PLM Helps Varian Semiconductor Improve Product Development

The company is using PLM software from Aras to measure development against business goals.

Elena Malykhina, Technology Journalist

October 15, 2004

3 Min Read

Varian Semiconductor Equipment Associates Inc.'s machinery is used around the world in more than 3,000 sites that churn out about 5 million wafers each day. To more efficiently deliver its complex high-tech products, the $390 million-a-year company has turned to product-life-cycle-management software from Aras Corp.

Aras PLM is designed to help companies manage engineering projects and product data and measure product development against business goals. Aras PLM's underlying framework, Aras Innovator, is based on standard Internet protocols including HTTP, XML, and Simple Object Access Protocol, which can cut the time and expense of deployment, says Marc Lind, VP of corporate marketing at Aras.

Aras PLM is helping Varian Semiconductor manage all its product data in a single system and then easily share that data among numerous employees, says Jim Sutton, manager of IT engineering support at Varian. The software also helps the company keep track of projects to ensure that product delivery schedules are met in a timely manner. "We needed a tool that would help us control the automation of getting the [product] information to the right people," Sutton says.

Varian Semiconductor has been testing and reviewing Aras PLM since April, and Sutton says he's already seeing several benefits. Varian Semicondutor's manufacturing execs and managers can measure progress using visual representations such as graphs, reports, and scoreboards built into Aras PLM. He also says the software is helping the company address challenges such as the automation and management of customized orders. "It is helping us achieve cycle-time reduction by unifying and streamlining the engineering change-management process. The benefits also include improved quality and availability of product information throughout the company," Sutton says.

Aras PLM works with other enterprise apps--an important feature since Varian Semiconductor uses a variety of systems, Sutton says. Varian uses SAP's ERP, Eigner's Product Definition Management software, and IBM's Lotus Notes. "With Aras PLM, we set the parameters and specify the information that we want it to look for," he says. "This way, our executives and management can track all the phases of production."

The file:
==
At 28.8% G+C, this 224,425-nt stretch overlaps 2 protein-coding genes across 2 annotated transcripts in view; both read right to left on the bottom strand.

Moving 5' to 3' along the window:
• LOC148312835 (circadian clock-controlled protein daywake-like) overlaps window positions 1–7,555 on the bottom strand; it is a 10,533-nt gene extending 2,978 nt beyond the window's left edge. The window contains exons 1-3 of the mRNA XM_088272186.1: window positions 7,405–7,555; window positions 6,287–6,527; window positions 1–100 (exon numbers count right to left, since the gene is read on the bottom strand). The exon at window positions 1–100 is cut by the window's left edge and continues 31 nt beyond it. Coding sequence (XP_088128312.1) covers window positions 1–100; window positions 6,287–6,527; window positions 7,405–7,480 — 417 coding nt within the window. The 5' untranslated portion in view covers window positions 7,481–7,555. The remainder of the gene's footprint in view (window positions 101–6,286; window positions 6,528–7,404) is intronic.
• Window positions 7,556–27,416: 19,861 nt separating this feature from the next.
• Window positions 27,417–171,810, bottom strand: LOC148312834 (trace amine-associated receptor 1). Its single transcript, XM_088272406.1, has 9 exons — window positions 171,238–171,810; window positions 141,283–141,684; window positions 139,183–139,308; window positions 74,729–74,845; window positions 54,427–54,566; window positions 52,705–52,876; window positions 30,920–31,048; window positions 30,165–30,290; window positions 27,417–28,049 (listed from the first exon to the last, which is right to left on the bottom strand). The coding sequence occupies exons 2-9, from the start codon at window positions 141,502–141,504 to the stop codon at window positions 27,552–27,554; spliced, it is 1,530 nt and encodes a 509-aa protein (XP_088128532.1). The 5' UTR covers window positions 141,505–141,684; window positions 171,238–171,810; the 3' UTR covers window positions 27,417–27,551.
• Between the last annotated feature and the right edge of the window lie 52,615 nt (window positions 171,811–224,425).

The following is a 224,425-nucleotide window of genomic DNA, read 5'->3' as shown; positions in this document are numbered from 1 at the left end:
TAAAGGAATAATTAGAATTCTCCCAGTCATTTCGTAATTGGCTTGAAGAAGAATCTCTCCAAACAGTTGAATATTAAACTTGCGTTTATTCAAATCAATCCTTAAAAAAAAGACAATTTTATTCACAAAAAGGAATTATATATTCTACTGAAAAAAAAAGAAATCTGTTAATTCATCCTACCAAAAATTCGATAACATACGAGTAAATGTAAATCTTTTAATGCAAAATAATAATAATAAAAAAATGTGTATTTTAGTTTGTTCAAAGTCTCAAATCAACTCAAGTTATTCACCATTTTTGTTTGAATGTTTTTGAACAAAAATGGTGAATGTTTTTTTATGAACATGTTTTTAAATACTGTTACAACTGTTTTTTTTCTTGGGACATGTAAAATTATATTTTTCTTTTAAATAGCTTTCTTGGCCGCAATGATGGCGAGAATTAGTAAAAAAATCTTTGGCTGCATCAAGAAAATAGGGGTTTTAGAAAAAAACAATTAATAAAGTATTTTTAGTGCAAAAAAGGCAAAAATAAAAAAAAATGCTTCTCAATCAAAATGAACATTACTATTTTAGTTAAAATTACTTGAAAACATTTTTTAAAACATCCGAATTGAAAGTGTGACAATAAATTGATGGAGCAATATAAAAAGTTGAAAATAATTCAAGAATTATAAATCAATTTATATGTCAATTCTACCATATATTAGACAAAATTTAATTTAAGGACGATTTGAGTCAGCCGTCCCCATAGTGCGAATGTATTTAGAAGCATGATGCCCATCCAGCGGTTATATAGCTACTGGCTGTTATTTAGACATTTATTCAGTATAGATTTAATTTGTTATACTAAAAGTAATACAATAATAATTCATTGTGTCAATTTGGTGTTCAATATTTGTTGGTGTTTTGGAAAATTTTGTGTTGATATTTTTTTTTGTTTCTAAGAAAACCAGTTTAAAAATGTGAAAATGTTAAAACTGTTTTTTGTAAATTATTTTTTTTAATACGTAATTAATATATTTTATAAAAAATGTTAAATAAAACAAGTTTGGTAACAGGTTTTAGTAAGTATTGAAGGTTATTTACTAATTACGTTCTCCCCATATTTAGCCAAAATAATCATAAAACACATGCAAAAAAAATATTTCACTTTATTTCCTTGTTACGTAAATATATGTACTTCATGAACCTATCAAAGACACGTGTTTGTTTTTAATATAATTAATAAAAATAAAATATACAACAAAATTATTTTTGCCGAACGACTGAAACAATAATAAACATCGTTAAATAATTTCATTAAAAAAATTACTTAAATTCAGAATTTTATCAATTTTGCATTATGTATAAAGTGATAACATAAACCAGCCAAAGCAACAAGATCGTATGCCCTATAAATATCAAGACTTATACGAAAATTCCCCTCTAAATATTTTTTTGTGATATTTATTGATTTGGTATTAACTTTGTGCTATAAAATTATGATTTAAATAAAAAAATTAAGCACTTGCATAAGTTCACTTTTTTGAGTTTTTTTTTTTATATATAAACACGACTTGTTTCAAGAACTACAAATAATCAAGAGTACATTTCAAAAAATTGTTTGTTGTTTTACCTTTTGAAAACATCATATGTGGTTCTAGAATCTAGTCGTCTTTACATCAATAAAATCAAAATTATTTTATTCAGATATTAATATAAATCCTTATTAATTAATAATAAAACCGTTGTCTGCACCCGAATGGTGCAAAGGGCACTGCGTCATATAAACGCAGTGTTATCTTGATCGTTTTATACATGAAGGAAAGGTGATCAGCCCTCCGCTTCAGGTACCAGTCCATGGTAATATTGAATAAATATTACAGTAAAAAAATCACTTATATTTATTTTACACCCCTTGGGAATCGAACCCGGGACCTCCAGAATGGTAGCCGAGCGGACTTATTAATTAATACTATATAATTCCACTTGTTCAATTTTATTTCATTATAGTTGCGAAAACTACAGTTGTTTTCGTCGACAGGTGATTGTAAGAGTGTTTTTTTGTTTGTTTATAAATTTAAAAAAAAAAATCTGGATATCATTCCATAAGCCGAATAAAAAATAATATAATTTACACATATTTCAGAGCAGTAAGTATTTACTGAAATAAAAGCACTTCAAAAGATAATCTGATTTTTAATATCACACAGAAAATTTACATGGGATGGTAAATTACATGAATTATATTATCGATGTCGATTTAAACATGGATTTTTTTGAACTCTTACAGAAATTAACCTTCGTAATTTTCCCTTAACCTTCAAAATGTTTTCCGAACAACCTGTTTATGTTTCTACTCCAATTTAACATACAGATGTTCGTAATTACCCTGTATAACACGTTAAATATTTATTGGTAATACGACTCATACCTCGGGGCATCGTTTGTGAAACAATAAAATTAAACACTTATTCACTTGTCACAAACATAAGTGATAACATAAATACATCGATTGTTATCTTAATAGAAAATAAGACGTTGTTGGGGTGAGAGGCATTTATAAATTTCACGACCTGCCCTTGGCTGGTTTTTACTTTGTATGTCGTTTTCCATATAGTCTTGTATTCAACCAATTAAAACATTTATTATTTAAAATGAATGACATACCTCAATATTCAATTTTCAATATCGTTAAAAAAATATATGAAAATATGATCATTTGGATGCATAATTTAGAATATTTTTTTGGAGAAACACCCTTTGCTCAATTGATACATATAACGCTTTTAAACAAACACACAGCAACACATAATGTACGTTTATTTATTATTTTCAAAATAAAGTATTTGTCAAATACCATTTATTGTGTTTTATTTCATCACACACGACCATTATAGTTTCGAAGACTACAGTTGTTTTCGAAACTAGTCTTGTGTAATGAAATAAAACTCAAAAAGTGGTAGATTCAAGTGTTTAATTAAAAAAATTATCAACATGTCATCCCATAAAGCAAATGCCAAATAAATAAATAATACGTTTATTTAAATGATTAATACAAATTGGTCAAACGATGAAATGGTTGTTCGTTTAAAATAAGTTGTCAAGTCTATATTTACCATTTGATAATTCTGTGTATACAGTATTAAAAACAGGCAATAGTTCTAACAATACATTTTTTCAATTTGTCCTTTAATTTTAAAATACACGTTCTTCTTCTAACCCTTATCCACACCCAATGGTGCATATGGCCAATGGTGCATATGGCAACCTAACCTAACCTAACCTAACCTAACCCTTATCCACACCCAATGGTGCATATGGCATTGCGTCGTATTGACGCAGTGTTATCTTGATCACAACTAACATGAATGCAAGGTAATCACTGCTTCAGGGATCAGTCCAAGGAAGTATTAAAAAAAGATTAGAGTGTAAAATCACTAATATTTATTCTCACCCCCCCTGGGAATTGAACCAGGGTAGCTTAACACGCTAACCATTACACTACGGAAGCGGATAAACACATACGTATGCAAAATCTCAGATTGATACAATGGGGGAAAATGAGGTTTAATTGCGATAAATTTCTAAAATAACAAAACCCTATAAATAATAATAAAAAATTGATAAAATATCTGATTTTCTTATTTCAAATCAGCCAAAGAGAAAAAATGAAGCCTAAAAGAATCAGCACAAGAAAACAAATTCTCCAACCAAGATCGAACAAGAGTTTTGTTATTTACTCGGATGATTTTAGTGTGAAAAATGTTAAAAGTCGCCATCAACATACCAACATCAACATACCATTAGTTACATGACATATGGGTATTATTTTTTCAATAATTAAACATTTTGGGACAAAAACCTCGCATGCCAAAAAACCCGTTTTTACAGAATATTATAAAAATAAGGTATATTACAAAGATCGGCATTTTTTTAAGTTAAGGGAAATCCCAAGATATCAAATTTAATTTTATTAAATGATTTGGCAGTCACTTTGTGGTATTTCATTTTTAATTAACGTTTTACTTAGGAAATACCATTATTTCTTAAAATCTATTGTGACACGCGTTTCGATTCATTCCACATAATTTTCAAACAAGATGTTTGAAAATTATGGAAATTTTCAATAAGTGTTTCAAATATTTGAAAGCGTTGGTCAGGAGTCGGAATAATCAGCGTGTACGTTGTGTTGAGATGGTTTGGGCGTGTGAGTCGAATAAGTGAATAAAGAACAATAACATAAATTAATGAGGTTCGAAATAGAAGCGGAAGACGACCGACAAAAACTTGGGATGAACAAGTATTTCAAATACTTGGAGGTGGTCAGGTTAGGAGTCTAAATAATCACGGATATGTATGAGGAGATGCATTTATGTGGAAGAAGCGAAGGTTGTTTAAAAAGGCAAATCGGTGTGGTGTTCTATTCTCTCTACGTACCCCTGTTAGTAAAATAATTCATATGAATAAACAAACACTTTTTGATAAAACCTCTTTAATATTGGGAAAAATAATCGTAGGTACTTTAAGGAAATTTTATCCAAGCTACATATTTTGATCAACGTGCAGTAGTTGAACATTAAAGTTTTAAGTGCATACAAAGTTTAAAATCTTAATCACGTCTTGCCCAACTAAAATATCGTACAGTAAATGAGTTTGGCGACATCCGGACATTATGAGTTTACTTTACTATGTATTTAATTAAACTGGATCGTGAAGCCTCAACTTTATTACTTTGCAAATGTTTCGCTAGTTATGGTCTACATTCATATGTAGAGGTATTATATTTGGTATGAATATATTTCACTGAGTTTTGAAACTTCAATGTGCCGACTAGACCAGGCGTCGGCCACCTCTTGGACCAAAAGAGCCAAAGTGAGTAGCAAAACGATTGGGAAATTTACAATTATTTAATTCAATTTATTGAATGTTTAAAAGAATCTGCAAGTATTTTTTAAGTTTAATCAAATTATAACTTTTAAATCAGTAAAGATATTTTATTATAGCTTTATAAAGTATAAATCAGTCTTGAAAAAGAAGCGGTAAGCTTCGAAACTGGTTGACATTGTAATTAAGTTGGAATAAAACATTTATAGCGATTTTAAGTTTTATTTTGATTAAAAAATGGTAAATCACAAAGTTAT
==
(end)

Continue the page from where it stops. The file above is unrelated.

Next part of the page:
AMR Research analyst Kevin O'Marah says many manufacturers such as Varian are aggressively looking at PLM today. "It is one of the fastest-growing application sets in the software sector. Most manufacturers have done little with PLM to date, but the intent to invest is clear," O'Marah says.

The benefits of PLM include faster time to market and simplified design processes, such as parts reuse, that can lead to lower direct-materials costs and higher levels of quality, O'Marah says. Typical total PLM impact on a manufacturer can amount to 1% to 3% of total revenue in higher pretax profits and can even impact top-line revenue growth, he says. Aras PLM is a strong offering for companies that have intense tooling and complex engineered products because it can support a variety of engineering workflows, O'Marah says.

Aras will begin offering a new version of Aras PLM next week. Version 6 is built on Microsoft .Net technology and has metrics that are based on a standardized set of key performance indicators. These metrics focus on improving five areas: product innovation, engineering efficiency, designing to goal, engineering optimization, and time to manufacturing. Paul Gilmartin, VP of product management and marketing at Aras, says the update has built-in best practices for product configuration and change management, which helps midsize companies such as Varian Semiconductor tailor Aras PLM to their business needs.

About the Author(s)

Elena Malykhina

Technology Journalist

Elena Malykhina began her career at The Wall Street Journal, and her writing has appeared in various news media outlets, including Scientific American, Newsday, and the Associated Press. For several years, she was the online editor at Brandweek and later Adweek, where she followed the world of advertising. Having earned the nickname of "gadget girl," she is excited to be writing about technology again for InformationWeek, where she worked in the past as an associate editor covering the mobile and wireless space. She now writes about the federal government and NASA’s space missions on occasion.

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